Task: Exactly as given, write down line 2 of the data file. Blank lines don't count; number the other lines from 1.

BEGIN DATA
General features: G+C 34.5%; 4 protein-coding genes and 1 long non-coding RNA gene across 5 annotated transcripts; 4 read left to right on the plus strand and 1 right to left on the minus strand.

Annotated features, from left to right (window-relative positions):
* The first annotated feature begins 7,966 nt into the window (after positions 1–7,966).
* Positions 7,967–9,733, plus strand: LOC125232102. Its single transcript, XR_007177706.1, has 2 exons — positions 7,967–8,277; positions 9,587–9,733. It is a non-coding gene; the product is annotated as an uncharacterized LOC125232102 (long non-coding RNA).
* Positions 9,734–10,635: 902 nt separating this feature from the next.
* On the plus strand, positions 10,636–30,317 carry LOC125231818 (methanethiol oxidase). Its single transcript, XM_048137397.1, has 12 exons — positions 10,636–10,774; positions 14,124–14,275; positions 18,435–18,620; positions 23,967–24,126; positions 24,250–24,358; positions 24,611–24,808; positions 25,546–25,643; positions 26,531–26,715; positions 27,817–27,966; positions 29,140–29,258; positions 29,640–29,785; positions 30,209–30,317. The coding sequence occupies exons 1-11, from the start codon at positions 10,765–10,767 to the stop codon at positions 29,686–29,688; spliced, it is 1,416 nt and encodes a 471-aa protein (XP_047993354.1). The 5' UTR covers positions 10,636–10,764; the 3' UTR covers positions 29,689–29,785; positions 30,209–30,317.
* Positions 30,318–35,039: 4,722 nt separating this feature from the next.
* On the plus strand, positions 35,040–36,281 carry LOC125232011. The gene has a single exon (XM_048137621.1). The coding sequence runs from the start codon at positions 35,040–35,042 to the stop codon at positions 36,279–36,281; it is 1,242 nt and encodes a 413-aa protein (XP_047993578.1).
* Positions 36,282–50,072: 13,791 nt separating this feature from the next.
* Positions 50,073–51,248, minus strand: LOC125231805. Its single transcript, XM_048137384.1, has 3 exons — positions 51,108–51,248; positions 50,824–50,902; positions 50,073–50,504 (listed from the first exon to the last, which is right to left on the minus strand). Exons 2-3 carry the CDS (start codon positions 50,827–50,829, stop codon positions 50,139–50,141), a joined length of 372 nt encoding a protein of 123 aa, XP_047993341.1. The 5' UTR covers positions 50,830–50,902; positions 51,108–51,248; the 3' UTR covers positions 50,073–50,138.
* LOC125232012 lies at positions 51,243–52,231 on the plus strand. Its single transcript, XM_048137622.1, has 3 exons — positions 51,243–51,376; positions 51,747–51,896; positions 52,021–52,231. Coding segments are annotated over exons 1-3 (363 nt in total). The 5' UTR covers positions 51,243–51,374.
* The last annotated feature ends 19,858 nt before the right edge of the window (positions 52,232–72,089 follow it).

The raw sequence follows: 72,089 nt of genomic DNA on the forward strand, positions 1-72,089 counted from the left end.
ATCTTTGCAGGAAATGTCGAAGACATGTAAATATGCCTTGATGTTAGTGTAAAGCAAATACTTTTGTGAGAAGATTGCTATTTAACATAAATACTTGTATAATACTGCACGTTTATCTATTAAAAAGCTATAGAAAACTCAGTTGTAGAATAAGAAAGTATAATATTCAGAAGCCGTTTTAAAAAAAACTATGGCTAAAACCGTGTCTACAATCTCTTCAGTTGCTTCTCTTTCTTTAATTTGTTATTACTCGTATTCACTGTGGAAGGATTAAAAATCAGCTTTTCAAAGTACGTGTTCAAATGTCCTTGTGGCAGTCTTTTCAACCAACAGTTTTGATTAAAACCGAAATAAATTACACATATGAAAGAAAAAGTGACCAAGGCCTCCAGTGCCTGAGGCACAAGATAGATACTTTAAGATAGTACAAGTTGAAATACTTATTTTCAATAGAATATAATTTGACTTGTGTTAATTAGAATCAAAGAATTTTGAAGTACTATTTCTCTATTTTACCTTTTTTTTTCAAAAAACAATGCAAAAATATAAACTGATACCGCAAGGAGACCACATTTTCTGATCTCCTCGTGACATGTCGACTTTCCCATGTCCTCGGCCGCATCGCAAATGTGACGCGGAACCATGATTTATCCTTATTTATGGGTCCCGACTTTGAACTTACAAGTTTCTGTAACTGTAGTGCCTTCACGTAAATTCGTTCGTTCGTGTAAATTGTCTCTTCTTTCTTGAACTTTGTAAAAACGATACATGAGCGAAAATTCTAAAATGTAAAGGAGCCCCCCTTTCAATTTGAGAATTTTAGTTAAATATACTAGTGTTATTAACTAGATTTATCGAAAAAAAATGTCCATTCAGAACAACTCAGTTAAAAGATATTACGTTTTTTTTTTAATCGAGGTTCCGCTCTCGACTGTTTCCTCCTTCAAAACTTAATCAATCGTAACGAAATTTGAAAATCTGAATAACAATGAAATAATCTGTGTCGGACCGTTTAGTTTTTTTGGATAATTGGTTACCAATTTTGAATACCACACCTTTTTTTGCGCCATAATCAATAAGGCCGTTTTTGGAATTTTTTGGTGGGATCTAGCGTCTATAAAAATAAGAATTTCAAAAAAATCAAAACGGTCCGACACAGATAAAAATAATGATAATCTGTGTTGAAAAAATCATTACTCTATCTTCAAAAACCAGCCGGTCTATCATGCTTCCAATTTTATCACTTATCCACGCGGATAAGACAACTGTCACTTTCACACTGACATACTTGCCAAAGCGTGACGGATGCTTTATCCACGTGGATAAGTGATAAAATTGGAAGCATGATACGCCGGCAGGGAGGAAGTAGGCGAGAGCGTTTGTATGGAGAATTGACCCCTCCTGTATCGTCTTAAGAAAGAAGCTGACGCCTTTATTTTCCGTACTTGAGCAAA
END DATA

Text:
Annotated features, from left to right (window-relative positions):